Stephen’s death should make us all think about animal testing
After the tragic death of Stephen Sutton from cancer, CHARLIE BELL thinks there are lessons to be learnt.
Last night a very sad thing happened: a young person lost his fight with cancer and died.
He isn’t the first or the last – indeed, nor is he the only teenager who died last night – but the death of Stephen Sutton seems to have touched a nerve in society. Celebrities have lauded him as a hero, from comedians to politicians (cue the what’s the difference joke), and money has flowed into a cause which, no doubt, needs it, and to which you can donate here.
The death of any young person is awful – many of us have lost friends or family members well before ‘their time’ and the pain can be unbearable. For some of us, this public outpouring of grief will trigger those feelings all over again, and it’s quite justifiable: how the hell do we live in a world where someone who should be going to university or starting out in life is actually lying in a cancer ward preparing to die?
Stephen Sutton has been lauded as a hero, which to me is an interesting description. I don’t for one moment want to take away from that – to me, he is. But for me, the reason that he’s a hero is because the money he was raising was never going to help him.
This is a guy who’d been at the hard face of what being truly sick feels like, and rather than put up and shut up, he just said no. No, I’m not dying before I make people put their money where their mouth is and cough up. And it says rather a lot about us that we had to wait for a boy to start dying on our front pages before we coughed up.
One of the more distasteful things about the death of Stephen has to be our bland, seemingly amoral political class’s use of the situation as, frankly, a political tool. It’s really not their place to comment on a specific death – particularly when all it seems to be is populism. I, and I’m sure the rest of the country, couldn’t give a toss about whether Miliband or Cameron could tweet the most authentic condolence or sound the most sincere. But they shouldn’t be this redundant.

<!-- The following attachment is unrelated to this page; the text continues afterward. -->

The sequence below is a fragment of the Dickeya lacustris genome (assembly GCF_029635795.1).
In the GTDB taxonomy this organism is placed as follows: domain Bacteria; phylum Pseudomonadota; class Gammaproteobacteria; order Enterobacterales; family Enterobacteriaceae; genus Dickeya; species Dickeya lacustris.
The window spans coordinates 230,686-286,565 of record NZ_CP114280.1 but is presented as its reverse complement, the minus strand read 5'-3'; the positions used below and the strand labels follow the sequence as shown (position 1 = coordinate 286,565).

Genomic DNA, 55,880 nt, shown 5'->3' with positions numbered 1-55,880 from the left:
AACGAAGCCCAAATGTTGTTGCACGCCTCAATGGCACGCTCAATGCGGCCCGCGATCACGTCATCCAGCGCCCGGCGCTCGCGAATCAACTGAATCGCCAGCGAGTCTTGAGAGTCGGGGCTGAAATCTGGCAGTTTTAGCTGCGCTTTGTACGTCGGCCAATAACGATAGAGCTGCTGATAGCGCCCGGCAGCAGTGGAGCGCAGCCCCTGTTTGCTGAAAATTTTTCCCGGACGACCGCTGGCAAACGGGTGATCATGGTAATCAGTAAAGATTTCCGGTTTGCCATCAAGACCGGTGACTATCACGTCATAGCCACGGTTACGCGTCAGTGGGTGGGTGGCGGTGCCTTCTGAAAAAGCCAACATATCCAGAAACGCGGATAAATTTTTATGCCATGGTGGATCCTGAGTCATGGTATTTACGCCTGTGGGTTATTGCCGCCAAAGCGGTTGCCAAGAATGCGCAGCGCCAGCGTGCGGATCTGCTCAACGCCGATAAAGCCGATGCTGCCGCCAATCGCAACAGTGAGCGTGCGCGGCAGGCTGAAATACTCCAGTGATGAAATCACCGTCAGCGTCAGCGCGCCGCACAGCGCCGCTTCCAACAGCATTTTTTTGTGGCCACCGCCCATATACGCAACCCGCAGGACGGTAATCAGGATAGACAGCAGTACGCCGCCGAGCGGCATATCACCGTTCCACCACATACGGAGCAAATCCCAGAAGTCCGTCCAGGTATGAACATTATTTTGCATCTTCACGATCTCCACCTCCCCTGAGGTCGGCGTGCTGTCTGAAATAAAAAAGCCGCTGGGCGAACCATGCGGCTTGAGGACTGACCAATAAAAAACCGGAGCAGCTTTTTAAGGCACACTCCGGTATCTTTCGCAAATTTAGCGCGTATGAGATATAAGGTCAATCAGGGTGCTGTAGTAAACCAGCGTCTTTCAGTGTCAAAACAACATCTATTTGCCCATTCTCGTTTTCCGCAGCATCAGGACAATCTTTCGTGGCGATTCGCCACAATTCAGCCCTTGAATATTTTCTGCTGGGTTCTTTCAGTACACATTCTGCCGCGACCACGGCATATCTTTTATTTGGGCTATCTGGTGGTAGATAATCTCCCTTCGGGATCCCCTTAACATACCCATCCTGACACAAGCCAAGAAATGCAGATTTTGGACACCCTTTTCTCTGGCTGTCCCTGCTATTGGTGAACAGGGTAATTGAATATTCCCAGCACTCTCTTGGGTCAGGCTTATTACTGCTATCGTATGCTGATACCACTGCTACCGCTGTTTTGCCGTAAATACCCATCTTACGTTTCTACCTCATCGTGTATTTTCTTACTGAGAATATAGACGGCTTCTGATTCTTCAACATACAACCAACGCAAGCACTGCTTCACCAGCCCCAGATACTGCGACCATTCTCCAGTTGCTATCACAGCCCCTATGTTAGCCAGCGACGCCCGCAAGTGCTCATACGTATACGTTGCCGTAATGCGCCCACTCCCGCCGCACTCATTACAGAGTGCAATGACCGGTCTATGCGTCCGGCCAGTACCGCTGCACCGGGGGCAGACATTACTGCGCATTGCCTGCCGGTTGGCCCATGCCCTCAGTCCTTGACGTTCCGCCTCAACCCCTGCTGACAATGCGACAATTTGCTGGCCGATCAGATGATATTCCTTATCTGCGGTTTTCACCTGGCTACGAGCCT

Giving a dying kid a knighthood is clearly not a sensible suggestion, but come next Thursday, Stephen will be forgotten in the minds of the British public; the Teenage Cancer Trust will likely be back to baseline levels of funding, and more like Stephen will die day by day.
And it’s because of that that the media, politicians, faith leaders, and yes lecturers, fellows and we students should make the very most of the conversation that Stephen has started. Firstly, in a time of relative plenty, we should be making a real, serious commitment to research funding. And yet there is something even more important than that. Yesterday morning – the very day he died and the media went into frenzy – the BBC ran a piece giving air-time to animal rights protesters and attacking a professor of science for not being open enough about what experiments are done on animals.
We tolerate crass and inappropriate media attacks like that because we’re scared, and it’s not good enough. When uneducated journalists (or indeed thugs) come to our doors and criticize the use of animals, we need to stand up and be counted. Animal testing and the cure of disease is one and the same – and we should say so. Without the testing that we currently do – and let’s be absolutely upfront here, testing in the UK has the most stringent rules ever established – more people would die.
The money that has been raised for causes like Stephen’s will go into animal testing. That is a fact, and we should stop hanging our heads in shame over it. No, animal testing is not nice, and nobody that does it does it for fun. But it cannot be replaced by computers – if it could, then it would be. And without it, more people, more often, would die. If that is what the general public want, then fine – but campaigns like this show that isn’t the case. But research institutes like Cambridge have the moral duty to put two and two together, and get the British public to grow up.
Drugs that have been tested on animals might have saved Stephen’s life in a few years time. They might have saved my own father’s life – and those of the millions of people lost to potentially curable diseases every year. It’s not nice – but nor is seeing the last breaths of someone you love.
For those of us here, it’s about time we got some balls and spoke up – and while we’re at it, make the most of life while we still can, just like Stephen did. We could also make a more serious attempt to put our money where our mouth is.
And Stephen – say hi to my dad for me. You’re an inspiration.